And even relatively new constructs like social media aren’t immune from all sorts of bizarre changes. Remember when Facebook was where you went to hide from your racist relatives’ and family friends’ rants about immigrants, gay people, and how those who publicly call out racists and bigots are the real racists and bigots, instead of being hit with them in the face the minute you open your timeline? Remember when the worst that used to happen if you were the target of online harassment is a bunch of pizzas showing up at your house, instead of a freaking SWAT team ready to shoot you in the blink of an eye smashing through your front door? Or when a person you met at a party once didn’t almost always send you a link to find out everything about her, including things you may not have wanted to know to stay in touch? It boggles the mind that in college, I could still meet someone on MySpace and know next to nothing about her, but today, if I meet a person in meatspace and not give out a Facebook page, it’s almost a faux pas, as if I’m paranoid and hiding something, or being a digital hipster.
So despite benefitting from this new order and growing up with it, I really can understand the feeling of emotional whiplash many are experiencing in the age of the ever more automated and specialized workforce, and a social order unlike anything ever seen before because never have there been this many people on Earth living this long with this much technology. It’s scary, and for many people asking experts to explain what’s going on doesn’t help much because what we say sounds like technobabble to them. As I’ve been moving forward in my career, a happy day for me is when I found that ideal analogy to explain a problem to a customer or non-technical manager to get more time to implement a proper, long term fix since it makes everyone’s life so much easier when everyone at least understands what’s going on. When that ideal analogy or easy explanation is missing, or hijacked by trolls, con artists, snake oil salespeople, and opportunistic politicians, it’s comforting to think that you can just take your ball and go home. But you can’t.
You see, much of the fate of the economy and employment is no longer in the hands of the people. We have enormous influence on these things, true, but our will is now being executed by machines. These machines lower the cost of doing business, calculate optimal investment strategies, and allow us to model economic scenarios on a vast scale with little interest in individual people. At this point, globalization is like the weather. It’s going to happen regardless of what you do because the livelihood of billions and trillions in wealth depend on its ability to continue. We’ve, in effect, created a system too big to stop, something bigger than ourselves, and something on which we’re dependent to a very significant degree. Trade wars and closed borders are now recipes for runaway inflation, higher cost of common goods which will translate into a higher cost of living, and fewer jobs, since so many of them today depend on global connectedness to exist. Turning back now is similar to demanding that a probe halfway to Mars turn around and return this very instant. It physically can’t due to physics and design.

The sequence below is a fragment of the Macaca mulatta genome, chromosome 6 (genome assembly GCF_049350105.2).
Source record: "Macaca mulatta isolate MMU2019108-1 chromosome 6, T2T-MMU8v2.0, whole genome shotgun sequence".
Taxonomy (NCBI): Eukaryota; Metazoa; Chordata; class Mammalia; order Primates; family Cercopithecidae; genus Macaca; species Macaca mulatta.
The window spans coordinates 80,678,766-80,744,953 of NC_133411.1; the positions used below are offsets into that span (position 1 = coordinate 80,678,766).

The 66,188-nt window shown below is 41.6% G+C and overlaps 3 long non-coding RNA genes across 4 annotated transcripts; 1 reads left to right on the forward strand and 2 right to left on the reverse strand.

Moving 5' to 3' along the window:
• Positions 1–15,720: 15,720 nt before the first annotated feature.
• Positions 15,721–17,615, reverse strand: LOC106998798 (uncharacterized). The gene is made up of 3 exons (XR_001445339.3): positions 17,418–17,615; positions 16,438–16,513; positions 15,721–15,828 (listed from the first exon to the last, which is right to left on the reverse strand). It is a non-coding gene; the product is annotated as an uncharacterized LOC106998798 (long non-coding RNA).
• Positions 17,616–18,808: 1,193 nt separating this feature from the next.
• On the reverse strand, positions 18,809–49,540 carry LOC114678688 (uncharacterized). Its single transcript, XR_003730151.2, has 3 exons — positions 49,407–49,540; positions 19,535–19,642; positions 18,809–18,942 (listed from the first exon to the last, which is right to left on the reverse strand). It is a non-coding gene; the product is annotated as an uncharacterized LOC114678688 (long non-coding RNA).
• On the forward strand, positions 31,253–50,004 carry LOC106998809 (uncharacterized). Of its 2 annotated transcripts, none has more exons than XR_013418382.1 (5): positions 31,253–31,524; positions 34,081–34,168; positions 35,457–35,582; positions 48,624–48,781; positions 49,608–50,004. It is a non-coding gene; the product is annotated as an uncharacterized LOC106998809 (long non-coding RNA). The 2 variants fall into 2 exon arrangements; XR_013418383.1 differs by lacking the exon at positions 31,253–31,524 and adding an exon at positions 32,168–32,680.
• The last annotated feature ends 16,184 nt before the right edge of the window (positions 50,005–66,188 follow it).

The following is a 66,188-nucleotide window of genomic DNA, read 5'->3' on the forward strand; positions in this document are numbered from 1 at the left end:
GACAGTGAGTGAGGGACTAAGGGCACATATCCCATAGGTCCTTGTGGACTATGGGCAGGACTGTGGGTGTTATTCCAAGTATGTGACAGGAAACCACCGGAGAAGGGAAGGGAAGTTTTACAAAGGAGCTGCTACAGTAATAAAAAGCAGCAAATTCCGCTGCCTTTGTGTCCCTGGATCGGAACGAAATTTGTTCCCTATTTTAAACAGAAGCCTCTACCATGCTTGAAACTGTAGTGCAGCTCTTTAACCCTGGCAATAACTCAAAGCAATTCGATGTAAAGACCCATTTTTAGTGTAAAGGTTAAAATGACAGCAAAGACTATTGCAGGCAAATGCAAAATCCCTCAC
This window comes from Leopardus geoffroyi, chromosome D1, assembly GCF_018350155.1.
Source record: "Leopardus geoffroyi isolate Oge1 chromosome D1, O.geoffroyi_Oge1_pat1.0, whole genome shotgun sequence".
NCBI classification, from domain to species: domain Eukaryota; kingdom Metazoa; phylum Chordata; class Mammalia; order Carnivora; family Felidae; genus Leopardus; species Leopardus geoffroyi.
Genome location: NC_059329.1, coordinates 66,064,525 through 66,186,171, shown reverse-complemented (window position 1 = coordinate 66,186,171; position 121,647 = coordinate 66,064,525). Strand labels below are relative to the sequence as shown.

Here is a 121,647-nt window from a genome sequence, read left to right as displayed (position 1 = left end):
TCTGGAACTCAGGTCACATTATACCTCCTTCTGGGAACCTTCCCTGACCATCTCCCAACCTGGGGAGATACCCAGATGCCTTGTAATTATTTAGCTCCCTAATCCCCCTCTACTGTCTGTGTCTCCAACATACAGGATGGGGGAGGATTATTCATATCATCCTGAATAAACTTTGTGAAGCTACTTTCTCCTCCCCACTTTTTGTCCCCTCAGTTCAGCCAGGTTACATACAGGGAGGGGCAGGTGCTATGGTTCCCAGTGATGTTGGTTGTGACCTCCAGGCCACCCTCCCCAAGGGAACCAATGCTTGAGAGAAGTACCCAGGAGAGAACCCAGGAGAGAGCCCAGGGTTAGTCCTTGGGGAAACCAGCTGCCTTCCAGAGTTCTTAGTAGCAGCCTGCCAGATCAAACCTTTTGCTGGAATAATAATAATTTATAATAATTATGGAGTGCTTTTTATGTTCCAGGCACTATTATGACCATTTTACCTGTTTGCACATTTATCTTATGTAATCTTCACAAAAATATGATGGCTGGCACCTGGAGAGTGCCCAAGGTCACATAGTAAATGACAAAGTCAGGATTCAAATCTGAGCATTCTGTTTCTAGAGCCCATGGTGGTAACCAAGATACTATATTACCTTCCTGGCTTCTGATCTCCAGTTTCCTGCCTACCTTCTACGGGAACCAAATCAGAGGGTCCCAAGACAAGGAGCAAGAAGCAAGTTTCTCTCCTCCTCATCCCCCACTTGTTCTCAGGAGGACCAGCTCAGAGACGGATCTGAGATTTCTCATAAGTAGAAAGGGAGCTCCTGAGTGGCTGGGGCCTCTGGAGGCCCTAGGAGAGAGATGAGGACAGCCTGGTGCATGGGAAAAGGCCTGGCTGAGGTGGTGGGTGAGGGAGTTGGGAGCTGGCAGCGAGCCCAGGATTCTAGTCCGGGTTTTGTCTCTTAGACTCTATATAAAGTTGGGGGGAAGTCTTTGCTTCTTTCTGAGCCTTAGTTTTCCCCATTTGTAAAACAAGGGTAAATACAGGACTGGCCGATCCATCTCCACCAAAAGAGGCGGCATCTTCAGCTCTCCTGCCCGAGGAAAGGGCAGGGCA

And maybe that’s what we need to work on before anything else: admitting that the world is changing very quickly in ways we don’t understand and we are in the middle of a historic transition that will be studied in schools and written about in textbooks for hundreds of years. Maybe we’re getting way ahead of ourselves trying to figure out the future while so many insist on a way crawl back into the past, and just like the first step to solving problems is to admit you have them, our first step should be to admit that we’ve built a new world way too fast and foreigners, immigrants, and whoever is called a liberal nowadays, didn’t do this to spite those who have been left behind on purpose and out of malice, jealous of how great things were for today’s new order holdouts. Maybe if enough of us can finally agree that the old ways have found their political and economic limits, and we need to move on, swiftly, we can get the buy in we need to push the minimum changes necessary to deal with the post-industrial revolution…